We are ready now to welcome you to HYPERLINK "http://www.watchnewspapers.com" www.watchnewspapers.com. We look forward to your reaction.
Transitioning to the Internet age is a big challenge for newspapers, big and small. Our business model has been disrupted; our readers have changing habits and expectations. The only constant (I think) is that there still is and always will be a need for accurate news and information. How else can democracy function? The big questions that keep we publishers up at night as the ground shifts under our feet are how to produce and distribute accurate news and information, and no less important, how to pay for it.
Here at The Watch, we’ve been thinking hard about our mission and how to fulfill it in the years ahead. You have already seen some of the results: new editions serving Ouray County and Norwood, Nucla and Naturita, and the new Watch Regional Marketplace. We redesigned our newspapers – already recognized with an award for design excellence by the Society for News Design – in order to give graphic shape to our regional commitment. This week’s launch of our new website marks another giant step forward.
The designers of the new Watch website found an elegant way to give home page prominence to each of the three regional communities we serve, at the same time the home page presents itself as a source of regional news and information. The new site supports many of the features that today’s web user expects: rich media (including video), user-generated content like blogs and comments on stories, and robust searchability.
A few months back we hosted a study to which we invited web users to let us observe as they used our online classifieds, calendar and business directory. The new website incorporates what we learned, so that placing a free online classified and upgrading it to run in the Watch Regional Marketplace is now easier than ever. We also invite you to list your business online, and post events to our online calendar. Basic listings are free.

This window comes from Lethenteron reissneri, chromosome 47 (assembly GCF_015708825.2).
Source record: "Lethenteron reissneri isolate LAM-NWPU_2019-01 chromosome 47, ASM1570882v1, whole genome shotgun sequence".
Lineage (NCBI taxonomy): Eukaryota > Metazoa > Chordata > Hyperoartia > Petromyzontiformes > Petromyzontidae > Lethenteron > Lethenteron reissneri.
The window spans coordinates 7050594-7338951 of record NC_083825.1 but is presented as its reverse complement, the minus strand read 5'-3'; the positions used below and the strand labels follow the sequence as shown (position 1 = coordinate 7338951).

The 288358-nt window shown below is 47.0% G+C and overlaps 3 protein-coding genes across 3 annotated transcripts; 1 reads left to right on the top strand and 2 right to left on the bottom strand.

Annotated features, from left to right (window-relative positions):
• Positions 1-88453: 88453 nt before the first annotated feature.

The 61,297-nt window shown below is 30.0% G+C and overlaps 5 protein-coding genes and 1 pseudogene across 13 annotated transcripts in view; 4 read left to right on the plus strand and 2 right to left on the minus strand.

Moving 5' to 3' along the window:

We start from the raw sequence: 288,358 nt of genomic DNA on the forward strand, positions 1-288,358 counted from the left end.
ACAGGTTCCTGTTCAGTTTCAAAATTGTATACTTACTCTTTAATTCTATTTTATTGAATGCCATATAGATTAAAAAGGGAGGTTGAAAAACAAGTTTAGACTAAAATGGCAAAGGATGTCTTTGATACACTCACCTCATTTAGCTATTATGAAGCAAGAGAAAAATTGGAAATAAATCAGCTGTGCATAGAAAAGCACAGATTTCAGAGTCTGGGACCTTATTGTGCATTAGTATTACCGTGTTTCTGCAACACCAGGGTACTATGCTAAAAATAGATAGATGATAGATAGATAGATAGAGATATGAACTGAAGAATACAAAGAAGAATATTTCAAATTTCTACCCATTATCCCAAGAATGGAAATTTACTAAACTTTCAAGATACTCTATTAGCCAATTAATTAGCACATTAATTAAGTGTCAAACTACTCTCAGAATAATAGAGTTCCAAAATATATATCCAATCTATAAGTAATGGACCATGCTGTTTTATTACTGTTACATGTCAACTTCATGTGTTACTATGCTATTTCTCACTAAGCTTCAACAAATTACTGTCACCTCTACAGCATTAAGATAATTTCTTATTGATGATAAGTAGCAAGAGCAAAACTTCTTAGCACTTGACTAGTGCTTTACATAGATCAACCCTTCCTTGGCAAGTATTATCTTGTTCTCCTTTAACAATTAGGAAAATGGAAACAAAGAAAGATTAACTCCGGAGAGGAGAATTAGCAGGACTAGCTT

Newspapers are living organisms, periodic reflections of the communities they serve. Even more so, a successful newspaper website has to breathe. Dylan’s aphorism is true of no entity more than it is true of us today: If we aren’t busy changing, we’re busy dying. In that light, perhaps the most impressive attribute of our new website, we hope, is that it only begins to explore the new paradigm for delivering local news and information to a dynamic community. As we continue to evolve, we’ll be adding content, features and utility to our online publication.
At the same time, we remain strongly committed to print. The demise of traditional media has been often predicted, yet print remains an essential technology, largely because it is unsurpassed for ease of distribution and use. Our two magazines, Shelter and the Adventure Guide to the Western San Juans, are great examples of publications that address different segments of our regional economy, keeping pace with what readers and advertisers expect in the way of sophisticated media. Both will someday find a second home on the web.
In fact, we’re already working on it.